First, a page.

So when we get pedantic about what things and use early 20th century formalism, we do so kind of as a reaction to historical misunderstandings. When we ask, "what is the derivative of f at 0?", we're trying to show holes in understanding that have been patched by more modern frameworks.


What s/he is saying, if I understand correctly, is that two and only two kinds of discontinuities in derivatives (and second- and higher-order derivatives) can exist: jump derivatives and those exemplified by the pathology inherent in sin(1/x) at the origin thereof; given that spacetime continues beyond the Cauchy horizon but the derivative does not, the first kind (the abrupt ”vertical step” kind) must be ruled out, leaving only the second variety as a candidate. Graph that function, and it’s first and second derivatives around the origin, and you will begin to realise how bizarre this behaviour is and what strange implications it may have. (Then again, this is deep within a black hole, in an area where time and the radial dimension of space are switched, so it’s just a new kind of devilry in an already fraught area.)


No. The relevant theorem is called Darboux's Theorem. It states that if f(x) has a derivative f'(x) everywhere, then f'(x) satisfies the intermediate value property, meaning: If f'(A) < 0 and f'(B) > 0 then there exists a C between A and B such that f'(C) = 0. Why this is interesting is because f'(x) can be a discontinuous function.

f'(x) being discontinuous is not the same thing as f(x) not having a derivative at some point; for example, the absolute value function |x| is simply not differentiable at x=0. The following function IS differentiable at x=0 but its derivative at x=0 is discontinuous:

      f(x) = x^2 sin(1/x) if x != 0 else 0
You can verify that this function satisfies Darboux's theorem.

Darboux's theorem implies in particular that if f'(x) exists at some point x and is discontinuous at that x then the discontinuity is not a jump discontinuity.

Link to Darboux's theorem: https://en.wikipedia.org/wiki/Darboux%27s_theorem_(analysis)


I stand corrected.


Thank you.


Sorry, I was hoping the reference to Baby Rudin would be ok. I had forgotten that the theorem had a name.

A jump discontinuity is a discontinuity where intermediate values are not attained, such as in the heaviside or signum functions. If a derivative exists at a point x, then it cannot have a jump discontinuity at x. However, it can have a discontinuity like the one exemplified by f(x) = 2x sin(1/x) - cos(1/x), with f(0) = 0, as that's the derivative of g(x) = x^2 sin (1/x)


That’s what I thought you meant.


Discontinuous derivative. If you want a visual analogy, think of the transition from a smooth fluid flow to turbulence where fluid goes from moving in a simple direction to going every which way at once. See https://www.ethz.ch/content/specialinterest/mavt/fluid-dynam... for some pictures of that.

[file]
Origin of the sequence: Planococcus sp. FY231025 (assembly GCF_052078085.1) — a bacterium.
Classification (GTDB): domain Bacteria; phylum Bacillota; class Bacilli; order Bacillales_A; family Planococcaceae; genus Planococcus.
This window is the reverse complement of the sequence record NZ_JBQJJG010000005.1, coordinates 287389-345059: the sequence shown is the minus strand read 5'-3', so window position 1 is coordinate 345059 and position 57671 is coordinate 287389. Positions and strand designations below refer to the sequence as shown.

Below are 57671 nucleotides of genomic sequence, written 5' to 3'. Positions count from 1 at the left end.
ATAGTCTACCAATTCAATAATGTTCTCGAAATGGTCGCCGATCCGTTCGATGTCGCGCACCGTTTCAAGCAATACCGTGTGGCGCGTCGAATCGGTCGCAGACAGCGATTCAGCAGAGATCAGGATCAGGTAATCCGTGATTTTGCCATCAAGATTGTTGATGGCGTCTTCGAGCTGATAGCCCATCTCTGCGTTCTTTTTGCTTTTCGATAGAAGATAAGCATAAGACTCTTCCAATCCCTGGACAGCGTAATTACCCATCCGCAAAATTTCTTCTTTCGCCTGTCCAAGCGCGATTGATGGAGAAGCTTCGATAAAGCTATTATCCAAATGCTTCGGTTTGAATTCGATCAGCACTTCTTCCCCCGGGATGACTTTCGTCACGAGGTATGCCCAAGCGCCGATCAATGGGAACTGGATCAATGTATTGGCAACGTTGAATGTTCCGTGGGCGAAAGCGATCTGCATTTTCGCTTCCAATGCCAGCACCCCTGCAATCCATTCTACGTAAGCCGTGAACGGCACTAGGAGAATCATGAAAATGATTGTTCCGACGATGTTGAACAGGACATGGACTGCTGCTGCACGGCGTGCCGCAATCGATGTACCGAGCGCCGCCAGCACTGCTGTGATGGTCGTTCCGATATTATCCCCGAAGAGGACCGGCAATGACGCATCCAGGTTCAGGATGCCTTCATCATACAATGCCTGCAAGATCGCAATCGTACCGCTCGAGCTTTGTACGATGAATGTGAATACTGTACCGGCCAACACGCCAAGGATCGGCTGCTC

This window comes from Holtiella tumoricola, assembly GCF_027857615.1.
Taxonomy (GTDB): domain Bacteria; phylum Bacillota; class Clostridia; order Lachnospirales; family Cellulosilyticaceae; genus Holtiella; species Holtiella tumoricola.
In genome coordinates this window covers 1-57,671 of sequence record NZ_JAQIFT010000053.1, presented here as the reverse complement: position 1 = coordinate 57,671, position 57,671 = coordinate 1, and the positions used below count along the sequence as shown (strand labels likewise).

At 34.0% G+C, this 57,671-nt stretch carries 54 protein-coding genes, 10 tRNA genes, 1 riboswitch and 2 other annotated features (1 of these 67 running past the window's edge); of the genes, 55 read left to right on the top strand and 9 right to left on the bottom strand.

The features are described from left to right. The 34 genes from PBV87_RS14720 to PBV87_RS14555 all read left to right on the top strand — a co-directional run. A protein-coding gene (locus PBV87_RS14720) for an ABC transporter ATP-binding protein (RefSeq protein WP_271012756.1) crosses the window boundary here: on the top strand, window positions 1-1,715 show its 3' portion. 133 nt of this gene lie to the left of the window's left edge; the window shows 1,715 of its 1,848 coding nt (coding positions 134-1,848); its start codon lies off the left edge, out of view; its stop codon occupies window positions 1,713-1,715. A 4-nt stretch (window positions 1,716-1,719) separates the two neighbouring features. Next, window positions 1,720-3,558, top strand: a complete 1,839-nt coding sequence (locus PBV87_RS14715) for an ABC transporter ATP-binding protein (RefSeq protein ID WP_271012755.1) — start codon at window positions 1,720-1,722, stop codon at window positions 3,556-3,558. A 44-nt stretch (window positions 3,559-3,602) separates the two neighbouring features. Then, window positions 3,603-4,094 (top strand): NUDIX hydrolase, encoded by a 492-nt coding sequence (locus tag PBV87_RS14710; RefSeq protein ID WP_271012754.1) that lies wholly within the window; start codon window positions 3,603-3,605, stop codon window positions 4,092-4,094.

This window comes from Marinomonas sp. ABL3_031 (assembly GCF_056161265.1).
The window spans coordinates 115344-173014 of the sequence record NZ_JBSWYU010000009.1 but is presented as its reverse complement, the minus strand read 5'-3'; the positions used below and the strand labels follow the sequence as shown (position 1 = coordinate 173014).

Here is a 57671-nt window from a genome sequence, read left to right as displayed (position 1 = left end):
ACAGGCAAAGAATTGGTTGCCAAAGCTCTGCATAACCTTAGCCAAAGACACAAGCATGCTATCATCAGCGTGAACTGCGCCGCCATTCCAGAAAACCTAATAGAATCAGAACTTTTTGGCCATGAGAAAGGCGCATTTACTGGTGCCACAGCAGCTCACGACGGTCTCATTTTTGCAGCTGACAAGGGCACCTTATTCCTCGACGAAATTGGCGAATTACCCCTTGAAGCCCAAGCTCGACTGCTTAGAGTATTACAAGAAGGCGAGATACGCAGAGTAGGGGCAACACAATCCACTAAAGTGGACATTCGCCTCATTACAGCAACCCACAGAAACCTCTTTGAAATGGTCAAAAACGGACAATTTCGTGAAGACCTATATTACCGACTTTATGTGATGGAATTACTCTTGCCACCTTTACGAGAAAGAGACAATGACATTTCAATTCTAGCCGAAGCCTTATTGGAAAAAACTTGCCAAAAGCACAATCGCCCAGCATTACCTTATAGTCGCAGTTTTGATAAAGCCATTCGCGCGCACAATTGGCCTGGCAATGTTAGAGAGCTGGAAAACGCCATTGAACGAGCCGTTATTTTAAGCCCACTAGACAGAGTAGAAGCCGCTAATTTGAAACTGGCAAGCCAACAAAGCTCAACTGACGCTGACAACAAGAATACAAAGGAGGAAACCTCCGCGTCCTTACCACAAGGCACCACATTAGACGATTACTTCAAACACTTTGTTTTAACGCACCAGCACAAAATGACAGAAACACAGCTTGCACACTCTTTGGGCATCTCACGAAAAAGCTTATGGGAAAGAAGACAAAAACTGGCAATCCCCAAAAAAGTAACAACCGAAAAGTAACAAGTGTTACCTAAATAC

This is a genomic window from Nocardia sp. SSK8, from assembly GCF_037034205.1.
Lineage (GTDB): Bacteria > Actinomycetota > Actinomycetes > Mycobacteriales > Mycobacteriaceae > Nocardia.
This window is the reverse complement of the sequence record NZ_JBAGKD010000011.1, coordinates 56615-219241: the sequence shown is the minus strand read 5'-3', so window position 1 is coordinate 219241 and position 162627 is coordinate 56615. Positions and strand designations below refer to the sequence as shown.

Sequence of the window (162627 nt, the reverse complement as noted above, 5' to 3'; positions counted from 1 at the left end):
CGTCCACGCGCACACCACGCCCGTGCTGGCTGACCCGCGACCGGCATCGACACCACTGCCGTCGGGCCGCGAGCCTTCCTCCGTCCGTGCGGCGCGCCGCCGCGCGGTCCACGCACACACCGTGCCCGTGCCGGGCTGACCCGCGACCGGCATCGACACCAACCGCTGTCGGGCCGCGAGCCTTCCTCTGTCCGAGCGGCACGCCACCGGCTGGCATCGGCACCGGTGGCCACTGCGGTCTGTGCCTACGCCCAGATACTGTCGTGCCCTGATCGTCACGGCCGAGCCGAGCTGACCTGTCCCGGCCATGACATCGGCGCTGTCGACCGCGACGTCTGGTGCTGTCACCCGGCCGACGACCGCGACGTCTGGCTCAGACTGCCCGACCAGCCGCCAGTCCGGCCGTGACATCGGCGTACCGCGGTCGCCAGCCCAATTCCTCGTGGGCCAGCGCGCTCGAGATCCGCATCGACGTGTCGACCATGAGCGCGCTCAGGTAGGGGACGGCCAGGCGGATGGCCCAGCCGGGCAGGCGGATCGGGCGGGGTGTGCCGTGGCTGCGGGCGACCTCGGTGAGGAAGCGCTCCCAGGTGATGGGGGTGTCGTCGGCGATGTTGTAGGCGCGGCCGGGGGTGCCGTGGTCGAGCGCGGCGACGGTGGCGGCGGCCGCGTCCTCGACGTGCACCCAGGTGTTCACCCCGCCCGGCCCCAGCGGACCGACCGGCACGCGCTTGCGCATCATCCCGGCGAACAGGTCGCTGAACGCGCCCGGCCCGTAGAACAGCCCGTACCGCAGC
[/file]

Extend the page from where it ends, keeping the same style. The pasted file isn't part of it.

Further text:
Is this just another implication that general relativity is incomplete? We already know it must not be because it does not work at the quantum level.


Anything that has singularities coming out of general relativity is pretty much guaranteed to be incomplete. But we can ge close to some workable solutions in particular cases.


The non-deterministic nature of atomic decay by itself makes the universe unpredictable. And this is a thing that happens at STP. I think the author of this article might have forgotten that. There was never really any determinism to "save".


General relativity is classical, so there is plenty of determinism to save.


Uh, this is why I tried to study pure maths (it's less physics and more weird differential geometry) I can recommend this paper [0] that talks about simulations that show a black hole just implodes in a weird way and kind of does not stop imploding, due to space-time getting stretched with a speed above that of light, as measured within a frozen moment in time, and summed over some line from inside to outside. A working analogy could be a 2d-spacetime, represented in 3d-space as a soap bubble film. Imagine the traditional visual funnel shape the space time around a black hole is often depicted as, compared to the downwards bump normal stars/planets are depicted. So, now, the thing is that the effect of gravity, e.g. gravitational waves, are bound by the speed of light. They can not escape a black hole. In the soap example the gravity waves would be film thickness waves, e.g. longitudinal waves in the thin soap sheet. Those are bound by the speed of sound in their medium. Imagine a stream of air with significantly higher speed than the sound in the soap, getting blown downwards this funnel. Also imagine the funnnel still having a closed tip made from soap at the start. Thing is, this air will hit the tip, propell it downards, and suck the part close to the center down just by itself, without the center indirectly pulling on it. Due to the supersonic nature, the ripple created from the initial impact of air onto the center will _never_ get out of there, just because the medium the waves travel through, when measured over the distance from where the wave is right now, to where the outside world with neglegible space-time (or soap-film) curvature is, expands faster than the wave travels. This does not mean the wave does not travel at all, just that once the distance you want it to travel increases enough, the propagation medium's expansion results in weird effects.